Ruthenium Element Facts

The chemical element ruthenium is classed as a transition metal. It was discovered in 1844 by Karl K. Klaus.

1 gram bead of high-purity ruthenium. Photo by Tomihahndorf.
1 gram bead of high-purity ruthenium.Photo by Tomihahndorf.

Data Zone

Classification: Ruthenium is a transition metal
Color: silvery-white
Atomic weight: 101.07
State: solid
Melting point: 2330 oC, 2603 K
Boiling point: 4150 oC, 4423 K
Electrons: 44
Protons: 44
Neutrons in most abundant isotope: 58
Electron shells: 2,8,18,15,1
Electron configuration: [Kr] 4d7 5s1
Density @ 20oC: 12.2 g/cm3
Show more, including: Heats, Energies, Oxidation, Reactions, Compounds, Radii, Conductivities
Atomic volume: 8.3 cm3/mol
Structure: hcp: hexagonal close pkd
Hardness: 6.5 mohs
Specific heat capacity 0.238 J g-1 K-1
Heat of fusion 24.0 kJ mol-1
Heat of atomization 652 kJ mol-1
Heat of vaporization 595.0 kJ mol-1
1st ionization energy 711.1 kJ mol-1
2nd ionization energy 1617.1 kJ mol-1
3rd ionization energy 2746.9 kJ mol-1
Electron affinity 101 kJ mol-1
Minimum oxidation number -2
Min. common oxidation no. 0
Maximum oxidation number 8
Max. common oxidation no. 4
Electronegativity (Pauling Scale) 2.2
Polarizability volume 9.6 Å3
Reaction with air w/ht, ⇒ RuO4
Reaction with 15 M HNO3 w/ht, ⇒ RuO4
Reaction with 6 M HCl none
Reaction with 6 M NaOH none
Oxide(s) RuO2, RuO4
Chloride(s) RuCl2, RuCl3
Atomic radius 134 pm
Ionic radius (1+ ion)
Ionic radius (2+ ion)
Ionic radius (3+ ion) 82 pm
Ionic radius (1- ion)
Ionic radius (2- ion)
Ionic radius (3- ion)
Thermal conductivity 117 W m-1 K-1
Electrical conductivity 14.9 x 106 S m-1
Freezing/Melting point: 2330 oC, 2603 K

The Platinum Group Metals
These metals have similar properties and are often present in the same mineral ores.

Discovery of Ruthenium

Ruthenium was the last of the six platinum group metals (platinum, palladium, rhodium, osmium, iridium and ruthenium) to be discovered.

The initial discovery of ruthenium was thought to have occurred in 1828, when Swedish chemist Jons Jacob Berzelius and Russian chemist Gottfried W. Osann examined the residues left from crude platinum ores after dissolving them in aqua regia (a concentrated solution of hydrochloric and nitric acids).

Osann believed that there were three new metals in these residues, which he called pluranium, polinium and ruthenium. Berzelius was, however, skeptical.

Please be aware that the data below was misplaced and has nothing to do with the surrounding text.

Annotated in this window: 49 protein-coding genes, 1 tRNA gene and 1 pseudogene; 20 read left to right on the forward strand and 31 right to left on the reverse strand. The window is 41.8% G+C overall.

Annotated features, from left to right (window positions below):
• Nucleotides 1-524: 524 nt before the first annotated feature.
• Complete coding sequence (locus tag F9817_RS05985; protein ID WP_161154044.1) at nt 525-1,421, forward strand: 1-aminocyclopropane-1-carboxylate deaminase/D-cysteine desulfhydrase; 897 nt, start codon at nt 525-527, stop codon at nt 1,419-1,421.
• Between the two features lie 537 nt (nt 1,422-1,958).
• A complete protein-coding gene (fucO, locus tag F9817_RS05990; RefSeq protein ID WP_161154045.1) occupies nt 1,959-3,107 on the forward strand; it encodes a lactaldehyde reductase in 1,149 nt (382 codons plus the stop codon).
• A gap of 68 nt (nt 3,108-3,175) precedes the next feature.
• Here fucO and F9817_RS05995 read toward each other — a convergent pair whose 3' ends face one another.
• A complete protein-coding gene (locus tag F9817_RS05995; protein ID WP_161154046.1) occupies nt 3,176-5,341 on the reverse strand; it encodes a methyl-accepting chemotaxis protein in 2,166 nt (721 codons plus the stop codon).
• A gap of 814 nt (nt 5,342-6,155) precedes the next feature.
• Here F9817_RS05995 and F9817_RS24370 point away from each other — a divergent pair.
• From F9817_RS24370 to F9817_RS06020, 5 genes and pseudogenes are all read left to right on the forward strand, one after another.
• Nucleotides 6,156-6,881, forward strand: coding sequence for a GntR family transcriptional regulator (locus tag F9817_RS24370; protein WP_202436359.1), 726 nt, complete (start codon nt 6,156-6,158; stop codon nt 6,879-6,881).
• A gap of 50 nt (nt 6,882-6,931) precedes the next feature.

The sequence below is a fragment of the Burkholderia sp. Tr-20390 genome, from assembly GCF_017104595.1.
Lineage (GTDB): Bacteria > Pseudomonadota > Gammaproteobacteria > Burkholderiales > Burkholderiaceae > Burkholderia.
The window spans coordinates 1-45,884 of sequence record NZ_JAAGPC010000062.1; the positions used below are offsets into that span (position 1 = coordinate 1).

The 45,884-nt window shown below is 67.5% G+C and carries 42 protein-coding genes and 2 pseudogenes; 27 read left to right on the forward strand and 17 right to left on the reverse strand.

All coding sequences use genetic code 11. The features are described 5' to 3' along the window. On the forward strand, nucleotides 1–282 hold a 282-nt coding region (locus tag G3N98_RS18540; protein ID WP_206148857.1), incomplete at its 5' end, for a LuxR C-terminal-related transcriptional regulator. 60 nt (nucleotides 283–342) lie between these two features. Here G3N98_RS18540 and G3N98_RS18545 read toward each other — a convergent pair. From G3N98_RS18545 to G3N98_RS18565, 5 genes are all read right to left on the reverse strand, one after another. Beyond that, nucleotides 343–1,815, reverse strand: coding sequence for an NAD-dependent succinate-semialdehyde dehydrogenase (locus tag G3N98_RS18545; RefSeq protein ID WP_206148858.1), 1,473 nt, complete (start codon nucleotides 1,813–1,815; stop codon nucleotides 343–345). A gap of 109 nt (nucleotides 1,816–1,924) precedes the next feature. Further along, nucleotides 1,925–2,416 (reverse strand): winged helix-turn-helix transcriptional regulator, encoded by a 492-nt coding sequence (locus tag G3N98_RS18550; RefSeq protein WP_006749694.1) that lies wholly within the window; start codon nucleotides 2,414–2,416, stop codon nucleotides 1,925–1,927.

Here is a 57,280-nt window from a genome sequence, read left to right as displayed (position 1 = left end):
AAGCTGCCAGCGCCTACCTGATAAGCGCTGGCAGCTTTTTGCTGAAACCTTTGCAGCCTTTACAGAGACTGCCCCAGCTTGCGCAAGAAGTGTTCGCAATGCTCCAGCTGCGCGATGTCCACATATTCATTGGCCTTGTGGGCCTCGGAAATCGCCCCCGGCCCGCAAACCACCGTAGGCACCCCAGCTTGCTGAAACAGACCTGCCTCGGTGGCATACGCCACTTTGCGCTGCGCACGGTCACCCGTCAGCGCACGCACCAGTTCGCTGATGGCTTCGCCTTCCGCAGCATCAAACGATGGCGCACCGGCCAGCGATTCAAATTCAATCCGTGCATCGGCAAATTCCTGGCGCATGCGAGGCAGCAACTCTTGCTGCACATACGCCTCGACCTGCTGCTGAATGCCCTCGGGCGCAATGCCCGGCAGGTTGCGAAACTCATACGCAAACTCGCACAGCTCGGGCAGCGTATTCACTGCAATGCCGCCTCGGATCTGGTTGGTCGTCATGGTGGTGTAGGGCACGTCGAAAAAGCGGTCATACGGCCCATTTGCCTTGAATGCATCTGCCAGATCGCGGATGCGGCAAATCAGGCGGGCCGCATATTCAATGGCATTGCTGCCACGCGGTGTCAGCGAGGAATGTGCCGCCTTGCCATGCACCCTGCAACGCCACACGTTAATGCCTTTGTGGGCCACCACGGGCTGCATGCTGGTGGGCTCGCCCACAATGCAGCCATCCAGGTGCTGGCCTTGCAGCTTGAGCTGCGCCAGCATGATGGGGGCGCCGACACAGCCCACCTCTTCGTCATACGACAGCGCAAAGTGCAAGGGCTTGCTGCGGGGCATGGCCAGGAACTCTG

Later, in 1844, in Kazan, Russia, Karl K. Klaus repeated Osann’s work to clarify the results. He proved that there was only one new metal present in the residues. He kept Osann’s name of ruthenium for this new metal.

Klaus used a lengthy process to obtain the salt, ammonium chlororuthenate, (NH4)2RuCl6, from which he could isolate the metal ruthenium and identify its properties. (1)

The element’s name comes from the Latin word ‘Ruthenia’ meaning Russia, as the platinum ores were originally from the Ural Mountains in Russia.

Ruthenium is immune to concentrated acids, but can be dissolved by household bleach. Do not try this at home!


The surface of ruthenium metal provides a suitable environment to grow high quality, large area graphene layers. Image: BNL

Appearance and Characteristics

Harmful effects:

Ruthenium is a suspected carcinogen and its compounds strongly stain the skin. Ruthenium tetroxide (RuO4) is highly toxic.


Ruthenium is a very rare, hard, lustrous, brittle, silvery-white metal that does not tarnish at room temperature.

Typical of transition metals, ruthenium can exist in many oxidation states, its most common being the oxidation states II, III and IV.

The metal is unaffected by air, water and acids.

It reacts with molten alkali and halogens and can oxidize explosively.

Uses of Ruthenium

Small amounts of ruthenium are used to harden platinum and palladium and it can also be alloyed with these metals to make electrical contacts for severe wear resistance.

The addition of 0.1% ruthenium improves the corrosion resistance of titanium a hundred times over.

Ruthenium has catalytic properties; for example, hydrogen sulfide can be split by light in the presence of an aqueous suspension of cadmium sulfide particles loaded with ruthenium dioxide.

Interestingly, ruthenium is used in some Parker pen nibs, such as the Parker 51 whose nib is marked ‘RU’, and consists of 96.2% ruthenium and 3.8% iridium(2).

Abundance and Isotopes

Abundance earth’s crust: 1 part per billion by weight, 0.2 parts per billion by moles

Abundance solar system: 5 parts per billion by weight, 0.06 parts per billion by moles

Cost, pure: $1400 per 100g

Cost, bulk: $650 per 100g

Source: Ruthenium is found free in nature often with the other platinum group metals. Commercially, it is obtained from pentlandite (a sulfide of iron and nickel) which contains small quantities of ruthenium.

Ruthenium can also be extracted from spent nuclear fuel, however if obtained this way it will contain radioactive isotopes. It has to be stored safely for at least ten years until the radioactive isotopes have decayed.

Isotopes: Ruthenium has 26 isotopes whose half-lives are known, with mass numbers from 90 to 115. Naturally occurring ruthenium is a mixture of seven isotopes and they are found in the percentages shown: 96Ru (5.5%), 98Ru (1.9%), 99Ru (12.8%), 100Ru (12.6%), 101Ru (17.1%), 102Ru (31.6%), and104Ru (18.6%). Naturally, the most common isotope is 102Ru with an abundance of 31.6%.


1. Mary Elvira Weeks, The Discovery of the Elements. VIII. The Platinum Metals., J. Chem. Educ., June 1932, p1028-1032.
2. The Nibster – Where’s The Iridium?

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